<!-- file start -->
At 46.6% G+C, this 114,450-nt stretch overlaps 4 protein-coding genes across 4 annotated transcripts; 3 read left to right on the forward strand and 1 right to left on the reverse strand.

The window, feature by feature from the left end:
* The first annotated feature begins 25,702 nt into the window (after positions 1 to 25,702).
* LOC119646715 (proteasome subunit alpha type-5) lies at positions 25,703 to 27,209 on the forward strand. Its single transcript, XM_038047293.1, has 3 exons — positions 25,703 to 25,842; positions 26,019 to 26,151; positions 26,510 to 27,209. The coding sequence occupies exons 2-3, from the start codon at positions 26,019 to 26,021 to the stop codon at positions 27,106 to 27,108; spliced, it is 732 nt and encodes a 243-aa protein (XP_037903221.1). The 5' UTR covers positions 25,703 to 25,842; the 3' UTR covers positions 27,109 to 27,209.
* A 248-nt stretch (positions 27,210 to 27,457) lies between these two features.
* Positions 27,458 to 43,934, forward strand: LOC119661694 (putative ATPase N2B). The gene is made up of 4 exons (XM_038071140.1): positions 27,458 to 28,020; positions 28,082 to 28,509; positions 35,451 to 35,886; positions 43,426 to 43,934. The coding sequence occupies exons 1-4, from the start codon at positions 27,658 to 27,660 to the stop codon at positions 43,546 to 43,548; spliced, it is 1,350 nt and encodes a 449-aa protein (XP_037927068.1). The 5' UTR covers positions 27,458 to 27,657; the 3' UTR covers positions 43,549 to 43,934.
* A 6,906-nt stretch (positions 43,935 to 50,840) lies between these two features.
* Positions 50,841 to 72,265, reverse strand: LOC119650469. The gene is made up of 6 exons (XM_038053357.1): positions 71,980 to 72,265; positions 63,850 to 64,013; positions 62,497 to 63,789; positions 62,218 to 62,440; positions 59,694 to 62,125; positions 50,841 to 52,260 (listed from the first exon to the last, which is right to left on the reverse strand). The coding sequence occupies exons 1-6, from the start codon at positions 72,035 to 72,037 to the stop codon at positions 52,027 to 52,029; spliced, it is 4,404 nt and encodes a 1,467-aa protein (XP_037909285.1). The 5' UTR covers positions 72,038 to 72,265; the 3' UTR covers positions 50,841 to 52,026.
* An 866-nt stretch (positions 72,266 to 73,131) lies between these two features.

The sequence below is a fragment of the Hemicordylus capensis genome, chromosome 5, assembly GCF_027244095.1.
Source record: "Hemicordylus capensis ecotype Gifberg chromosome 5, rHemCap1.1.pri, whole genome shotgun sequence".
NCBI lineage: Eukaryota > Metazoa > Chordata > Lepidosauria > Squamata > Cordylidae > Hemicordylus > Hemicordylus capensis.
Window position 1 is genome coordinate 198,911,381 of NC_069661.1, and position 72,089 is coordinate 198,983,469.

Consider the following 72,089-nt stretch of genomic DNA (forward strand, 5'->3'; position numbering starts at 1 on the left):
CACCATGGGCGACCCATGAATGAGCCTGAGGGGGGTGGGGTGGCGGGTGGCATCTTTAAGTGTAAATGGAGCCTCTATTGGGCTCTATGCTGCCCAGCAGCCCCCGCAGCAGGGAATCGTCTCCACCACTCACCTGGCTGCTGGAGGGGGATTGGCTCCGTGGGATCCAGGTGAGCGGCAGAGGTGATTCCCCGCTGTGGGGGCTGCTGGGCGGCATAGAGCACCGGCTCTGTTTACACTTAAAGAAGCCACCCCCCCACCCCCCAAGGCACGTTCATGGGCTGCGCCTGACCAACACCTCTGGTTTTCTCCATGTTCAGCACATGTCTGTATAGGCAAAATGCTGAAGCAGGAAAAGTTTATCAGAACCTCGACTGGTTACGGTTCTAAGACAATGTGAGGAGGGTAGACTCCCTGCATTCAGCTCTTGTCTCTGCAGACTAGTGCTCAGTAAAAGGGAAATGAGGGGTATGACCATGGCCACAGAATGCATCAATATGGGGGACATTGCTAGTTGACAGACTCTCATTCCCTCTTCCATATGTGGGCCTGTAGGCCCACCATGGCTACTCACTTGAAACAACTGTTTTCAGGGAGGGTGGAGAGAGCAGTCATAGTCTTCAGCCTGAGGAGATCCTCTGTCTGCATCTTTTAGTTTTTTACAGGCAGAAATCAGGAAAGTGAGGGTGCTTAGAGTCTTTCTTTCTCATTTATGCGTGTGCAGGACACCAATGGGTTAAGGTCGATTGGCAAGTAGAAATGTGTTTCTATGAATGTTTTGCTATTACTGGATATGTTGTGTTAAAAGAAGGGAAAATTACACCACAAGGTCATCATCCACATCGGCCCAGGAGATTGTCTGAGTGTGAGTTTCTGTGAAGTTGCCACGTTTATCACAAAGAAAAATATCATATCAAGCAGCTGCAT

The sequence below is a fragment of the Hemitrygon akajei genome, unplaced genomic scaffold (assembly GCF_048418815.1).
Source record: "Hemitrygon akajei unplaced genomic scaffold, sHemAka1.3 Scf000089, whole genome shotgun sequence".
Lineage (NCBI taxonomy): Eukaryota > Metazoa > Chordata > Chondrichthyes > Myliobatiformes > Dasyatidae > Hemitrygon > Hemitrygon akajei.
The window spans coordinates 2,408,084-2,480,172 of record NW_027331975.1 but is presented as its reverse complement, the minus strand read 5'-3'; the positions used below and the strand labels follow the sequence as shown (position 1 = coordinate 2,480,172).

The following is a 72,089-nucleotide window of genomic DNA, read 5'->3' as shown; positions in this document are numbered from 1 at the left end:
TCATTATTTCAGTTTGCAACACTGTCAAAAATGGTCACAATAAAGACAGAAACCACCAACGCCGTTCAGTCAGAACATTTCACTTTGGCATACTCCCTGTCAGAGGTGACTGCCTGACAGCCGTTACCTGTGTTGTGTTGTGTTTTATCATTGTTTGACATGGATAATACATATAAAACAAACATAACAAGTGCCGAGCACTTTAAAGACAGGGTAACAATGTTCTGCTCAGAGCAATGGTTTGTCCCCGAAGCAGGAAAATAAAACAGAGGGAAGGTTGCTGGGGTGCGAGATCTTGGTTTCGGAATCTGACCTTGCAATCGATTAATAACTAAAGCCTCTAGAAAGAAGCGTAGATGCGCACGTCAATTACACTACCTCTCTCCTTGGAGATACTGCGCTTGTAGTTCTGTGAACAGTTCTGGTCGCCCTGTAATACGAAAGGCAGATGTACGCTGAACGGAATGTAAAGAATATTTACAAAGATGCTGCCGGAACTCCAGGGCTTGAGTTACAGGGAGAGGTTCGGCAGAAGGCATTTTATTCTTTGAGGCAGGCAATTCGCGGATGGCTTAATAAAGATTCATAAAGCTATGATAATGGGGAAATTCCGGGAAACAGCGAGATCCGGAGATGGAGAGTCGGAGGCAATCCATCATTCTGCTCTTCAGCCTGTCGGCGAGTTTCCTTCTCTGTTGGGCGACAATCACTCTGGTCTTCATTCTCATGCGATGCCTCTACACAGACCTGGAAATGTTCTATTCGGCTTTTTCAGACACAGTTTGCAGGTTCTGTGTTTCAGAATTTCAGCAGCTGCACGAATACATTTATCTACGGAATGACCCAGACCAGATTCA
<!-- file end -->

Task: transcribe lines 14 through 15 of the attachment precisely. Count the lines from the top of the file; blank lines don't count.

Consider the following 72,089-nt stretch of genomic DNA (forward strand, 5'->3'; position numbering starts at 1 on the left):
CACCATGGGCGACCCATGAATGAGCCTGAGGGGGGTGGGGTGGCGGGTGGCATCTTTAAGTGTAAATGGAGCCTCTATTGGGCTCTATGCTGCCCAGCAGCCCCCGCAGCAGGGAATCGTCTCCACCACTCACCTGGCTGCTGGAGGGGGATTGGCTCCGTGGGATCCAGGTGAGCGGCAGAGGTGATTCCCCGCTGTGGGGGCTGCTGGGCGGCATAGAGCACCGGCTCTGTTTACACTTAAAGAAGCCACCCCCCCACCCCCCAAGGCACGTTCATGGGCTGCGCCTGACCAACACCTCTGGTTTTCTCCATGTTCAGCACATGTCTGTATAGGCAAAATGCTGAAGCAGGAAAAGTTTATCAGAACCTCGACTGGTTACGGTTCTAAGACAATGTGAGGAGGGTAGACTCCCTGCATTCAGCTCTTGTCTCTGCAGACTAGTGCTCAGTAAAAGGGAAATGAGGGGTATGACCATGGCCACAGAATGCATCAATATGGGGGACATTGCTAGTTGACAGACTCTCATTCCCTCTTCCATATGTGGGCCTGTAGGCCCACCATGGCTACTCACTTGAAACAACTGTTTTCAGGGAGGGTGGAGAGAGCAGTCATAGTCTTCAGCCTGAGGAGATCCTCTGTCTGCATCTTTTAGTTTTTTACAGGCAGAAATCAGGAAAGTGAGGGTGCTTAGAGTCTTTCTTTCTCATTTATGCGTGTGCAGGACACCAATGGGTTAAGGTCGATTGGCAAGTAGAAATGTGTTTCTATGAATGTTTTGCTATTACTGGATATGTTGTGTTAAAAGAAGGGAAAATTACACCACAAGGTCATCATCCACATCGGCCCAGGAGATTGTCTGAGTGTGAGTTTCTGTGAAGTTGCCACGTTTATCACAAAGAAAAATATCATATCAAGCAGCTGCAT